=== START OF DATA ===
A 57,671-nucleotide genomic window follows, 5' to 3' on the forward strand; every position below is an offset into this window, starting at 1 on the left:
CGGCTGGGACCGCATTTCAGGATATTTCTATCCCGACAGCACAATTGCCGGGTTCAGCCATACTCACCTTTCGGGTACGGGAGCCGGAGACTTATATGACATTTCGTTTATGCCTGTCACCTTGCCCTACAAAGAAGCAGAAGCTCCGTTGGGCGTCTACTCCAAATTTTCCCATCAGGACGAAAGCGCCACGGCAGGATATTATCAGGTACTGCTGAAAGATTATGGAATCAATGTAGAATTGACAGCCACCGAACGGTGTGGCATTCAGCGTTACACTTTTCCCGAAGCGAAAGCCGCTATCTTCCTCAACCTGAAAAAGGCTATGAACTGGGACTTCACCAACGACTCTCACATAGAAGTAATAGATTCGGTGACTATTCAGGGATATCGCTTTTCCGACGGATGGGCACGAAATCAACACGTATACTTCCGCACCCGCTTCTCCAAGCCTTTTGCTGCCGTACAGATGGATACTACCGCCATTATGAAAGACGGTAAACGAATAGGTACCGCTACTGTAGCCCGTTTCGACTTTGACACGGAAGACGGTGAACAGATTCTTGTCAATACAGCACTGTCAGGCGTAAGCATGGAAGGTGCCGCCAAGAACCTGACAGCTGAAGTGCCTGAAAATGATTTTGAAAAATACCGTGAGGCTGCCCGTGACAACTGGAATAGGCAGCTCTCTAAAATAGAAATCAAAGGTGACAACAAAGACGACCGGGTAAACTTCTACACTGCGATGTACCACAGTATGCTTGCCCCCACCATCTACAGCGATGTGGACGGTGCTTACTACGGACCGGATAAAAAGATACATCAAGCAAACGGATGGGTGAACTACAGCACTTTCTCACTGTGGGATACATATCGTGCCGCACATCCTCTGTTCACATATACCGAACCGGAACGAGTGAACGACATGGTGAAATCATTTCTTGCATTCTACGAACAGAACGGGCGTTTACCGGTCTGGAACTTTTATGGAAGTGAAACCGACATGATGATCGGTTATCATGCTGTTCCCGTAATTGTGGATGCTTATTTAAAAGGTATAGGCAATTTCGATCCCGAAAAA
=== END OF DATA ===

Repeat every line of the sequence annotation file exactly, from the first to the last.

A 57,671-nucleotide genomic window follows, 5' to 3' on the forward strand; every position below is an offset into this window, starting at 1 on the left:
CGGCTGGGACCGCATTTCAGGATATTTCTATCCCGACAGCACAATTGCCGGGTTCAGCCATACTCACCTTTCGGGTACGGGAGCCGGAGACTTATATGACATTTCGTTTATGCCTGTCACCTTGCCCTACAAAGAAGCAGAAGCTCCGTTGGGCGTCTACTCCAAATTTTCCCATCAGGACGAAAGCGCCACGGCAGGATATTATCAGGTACTGCTGAAAGATTATGGAATCAATGTAGAATTGACAGCCACCGAACGGTGTGGCATTCAGCGTTACACTTTTCCCGAAGCGAAAGCCGCTATCTTCCTCAACCTGAAAAAGGCTATGAACTGGGACTTCACCAACGACTCTCACATAGAAGTAATAGATTCGGTGACTATTCAGGGATATCGCTTTTCCGACGGATGGGCACGAAATCAACACGTATACTTCCGCACCCGCTTCTCCAAGCCTTTTGCTGCCGTACAGATGGATACTACCGCCATTATGAAAGACGGTAAACGAATAGGTACCGCTACTGTAGCCCGTTTCGACTTTGACACGGAAGACGGTGAACAGATTCTTGTCAATACAGCACTGTCAGGCGTAAGCATGGAAGGTGCCGCCAAGAACCTGACAGCTGAAGTGCCTGAAAATGATTTTGAAAAATACCGTGAGGCTGCCCGTGACAACTGGAATAGGCAGCTCTCTAAAATAGAAATCAAAGGTGACAACAAAGACGACCGGGTAAACTTCTACACTGCGATGTACCACAGTATGCTTGCCCCCACCATCTACAGCGATGTGGACGGTGCTTACTACGGACCGGATAAAAAGATACATCAAGCAAACGGATGGGTGAACTACAGCACTTTCTCACTGTGGGATACATATCGTGCCGCACATCCTCTGTTCACATATACCGAACCGGAACGAGTGAACGACATGGTGAAATCATTTCTTGCATTCTACGAACAGAACGGGCGTTTACCGGTCTGGAACTTTTATGGAAGTGAAACCGACATGATGATCGGTTATCATGCTGTTCCCGTAATTGTGGATGCTTATTTAAAAGGTATAGGCAATTTCGATCCCGAAAAA